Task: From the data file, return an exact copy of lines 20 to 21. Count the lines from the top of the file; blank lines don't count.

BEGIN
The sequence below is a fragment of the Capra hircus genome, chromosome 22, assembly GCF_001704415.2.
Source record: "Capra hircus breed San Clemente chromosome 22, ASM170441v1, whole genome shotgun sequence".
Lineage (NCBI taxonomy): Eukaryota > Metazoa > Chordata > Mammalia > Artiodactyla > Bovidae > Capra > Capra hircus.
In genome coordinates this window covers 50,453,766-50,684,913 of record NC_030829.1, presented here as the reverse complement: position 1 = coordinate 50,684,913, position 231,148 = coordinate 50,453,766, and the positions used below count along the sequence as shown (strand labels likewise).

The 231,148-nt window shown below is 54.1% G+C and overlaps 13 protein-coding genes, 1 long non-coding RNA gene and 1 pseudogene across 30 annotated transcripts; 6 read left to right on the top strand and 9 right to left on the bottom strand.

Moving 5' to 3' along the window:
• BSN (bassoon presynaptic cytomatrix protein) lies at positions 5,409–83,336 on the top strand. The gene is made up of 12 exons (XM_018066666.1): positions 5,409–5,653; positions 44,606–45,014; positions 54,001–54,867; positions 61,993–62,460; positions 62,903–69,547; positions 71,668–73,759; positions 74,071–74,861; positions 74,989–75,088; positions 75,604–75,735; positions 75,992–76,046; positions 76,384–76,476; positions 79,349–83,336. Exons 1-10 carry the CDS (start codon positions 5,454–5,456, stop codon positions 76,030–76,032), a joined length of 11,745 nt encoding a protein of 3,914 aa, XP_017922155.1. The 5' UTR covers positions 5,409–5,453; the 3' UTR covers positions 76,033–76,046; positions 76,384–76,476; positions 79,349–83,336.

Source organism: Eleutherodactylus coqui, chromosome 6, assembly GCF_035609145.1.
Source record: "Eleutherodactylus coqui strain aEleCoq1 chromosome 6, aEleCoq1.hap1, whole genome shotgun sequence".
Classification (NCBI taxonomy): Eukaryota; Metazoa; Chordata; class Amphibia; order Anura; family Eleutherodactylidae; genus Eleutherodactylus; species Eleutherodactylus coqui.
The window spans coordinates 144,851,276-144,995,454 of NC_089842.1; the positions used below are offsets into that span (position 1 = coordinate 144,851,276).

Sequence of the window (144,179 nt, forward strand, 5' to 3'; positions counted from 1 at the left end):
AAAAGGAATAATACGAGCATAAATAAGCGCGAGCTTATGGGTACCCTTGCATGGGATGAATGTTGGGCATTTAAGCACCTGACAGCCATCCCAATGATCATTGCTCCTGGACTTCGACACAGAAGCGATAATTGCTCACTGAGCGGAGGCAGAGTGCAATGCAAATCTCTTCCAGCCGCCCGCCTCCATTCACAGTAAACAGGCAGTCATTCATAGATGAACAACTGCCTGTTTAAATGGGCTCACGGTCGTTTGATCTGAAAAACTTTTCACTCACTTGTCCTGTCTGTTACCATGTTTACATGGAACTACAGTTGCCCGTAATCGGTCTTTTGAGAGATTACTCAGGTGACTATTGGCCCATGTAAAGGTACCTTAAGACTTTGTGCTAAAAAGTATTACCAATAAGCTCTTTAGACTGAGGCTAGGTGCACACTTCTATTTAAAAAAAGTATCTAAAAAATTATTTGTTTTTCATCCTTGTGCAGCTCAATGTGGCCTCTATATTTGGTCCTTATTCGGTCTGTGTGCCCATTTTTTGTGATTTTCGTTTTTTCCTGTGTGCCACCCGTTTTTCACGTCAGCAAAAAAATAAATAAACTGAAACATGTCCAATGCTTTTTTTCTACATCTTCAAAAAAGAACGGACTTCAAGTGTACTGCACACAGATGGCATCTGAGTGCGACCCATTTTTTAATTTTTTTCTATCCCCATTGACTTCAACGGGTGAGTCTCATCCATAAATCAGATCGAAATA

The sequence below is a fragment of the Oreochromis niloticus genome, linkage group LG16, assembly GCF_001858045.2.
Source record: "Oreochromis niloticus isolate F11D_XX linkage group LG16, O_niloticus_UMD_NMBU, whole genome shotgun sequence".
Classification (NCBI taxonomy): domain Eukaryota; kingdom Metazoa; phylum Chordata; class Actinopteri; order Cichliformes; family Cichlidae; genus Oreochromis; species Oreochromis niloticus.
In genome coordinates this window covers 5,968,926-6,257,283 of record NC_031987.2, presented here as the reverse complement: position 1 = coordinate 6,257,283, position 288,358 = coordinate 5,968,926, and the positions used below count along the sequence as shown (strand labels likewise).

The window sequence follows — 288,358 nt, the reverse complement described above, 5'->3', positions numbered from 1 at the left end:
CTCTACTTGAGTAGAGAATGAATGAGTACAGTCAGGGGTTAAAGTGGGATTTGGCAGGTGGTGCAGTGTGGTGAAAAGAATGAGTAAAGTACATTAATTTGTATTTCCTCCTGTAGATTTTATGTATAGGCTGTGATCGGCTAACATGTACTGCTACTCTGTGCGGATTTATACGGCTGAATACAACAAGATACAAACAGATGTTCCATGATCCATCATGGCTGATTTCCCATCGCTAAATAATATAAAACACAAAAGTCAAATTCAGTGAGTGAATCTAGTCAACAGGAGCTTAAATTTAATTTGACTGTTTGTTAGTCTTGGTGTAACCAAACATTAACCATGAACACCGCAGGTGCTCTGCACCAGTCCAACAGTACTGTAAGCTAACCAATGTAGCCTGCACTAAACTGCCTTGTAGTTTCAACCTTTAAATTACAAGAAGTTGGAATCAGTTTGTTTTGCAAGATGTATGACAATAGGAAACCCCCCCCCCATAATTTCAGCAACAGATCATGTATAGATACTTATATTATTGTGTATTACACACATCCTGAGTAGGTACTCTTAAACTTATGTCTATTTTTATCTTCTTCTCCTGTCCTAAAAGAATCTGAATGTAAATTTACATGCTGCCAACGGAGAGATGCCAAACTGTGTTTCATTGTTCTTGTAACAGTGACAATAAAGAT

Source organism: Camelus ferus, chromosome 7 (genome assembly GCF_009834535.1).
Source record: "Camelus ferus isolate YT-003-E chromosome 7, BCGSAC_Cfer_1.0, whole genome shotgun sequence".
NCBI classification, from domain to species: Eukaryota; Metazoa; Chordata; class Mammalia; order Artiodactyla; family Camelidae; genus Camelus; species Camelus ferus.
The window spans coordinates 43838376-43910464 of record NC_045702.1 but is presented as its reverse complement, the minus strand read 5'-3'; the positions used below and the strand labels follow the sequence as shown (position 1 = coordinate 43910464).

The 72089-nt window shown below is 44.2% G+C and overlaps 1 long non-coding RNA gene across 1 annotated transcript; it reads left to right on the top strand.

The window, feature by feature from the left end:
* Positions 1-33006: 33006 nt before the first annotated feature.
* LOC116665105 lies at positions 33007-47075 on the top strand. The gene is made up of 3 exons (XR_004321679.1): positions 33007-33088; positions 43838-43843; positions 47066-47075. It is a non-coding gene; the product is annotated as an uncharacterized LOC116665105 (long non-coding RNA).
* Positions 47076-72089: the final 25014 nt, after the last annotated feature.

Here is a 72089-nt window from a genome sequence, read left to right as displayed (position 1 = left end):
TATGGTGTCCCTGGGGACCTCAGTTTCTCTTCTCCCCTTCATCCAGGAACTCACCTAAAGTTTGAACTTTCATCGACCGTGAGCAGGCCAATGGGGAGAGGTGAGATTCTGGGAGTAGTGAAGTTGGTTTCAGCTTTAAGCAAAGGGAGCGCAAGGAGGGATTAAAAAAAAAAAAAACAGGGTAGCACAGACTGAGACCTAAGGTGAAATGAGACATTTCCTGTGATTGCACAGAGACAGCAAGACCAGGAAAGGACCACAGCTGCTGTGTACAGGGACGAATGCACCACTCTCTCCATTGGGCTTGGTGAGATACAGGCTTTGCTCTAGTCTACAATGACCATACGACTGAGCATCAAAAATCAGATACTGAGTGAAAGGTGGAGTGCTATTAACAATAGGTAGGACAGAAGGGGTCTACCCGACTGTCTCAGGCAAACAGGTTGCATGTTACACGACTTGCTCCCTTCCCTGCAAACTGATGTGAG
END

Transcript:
Source organism: Camelus ferus, chromosome 7 (genome assembly GCF_009834535.1).
Source record: "Camelus ferus isolate YT-003-E chromosome 7, BCGSAC_Cfer_1.0, whole genome shotgun sequence".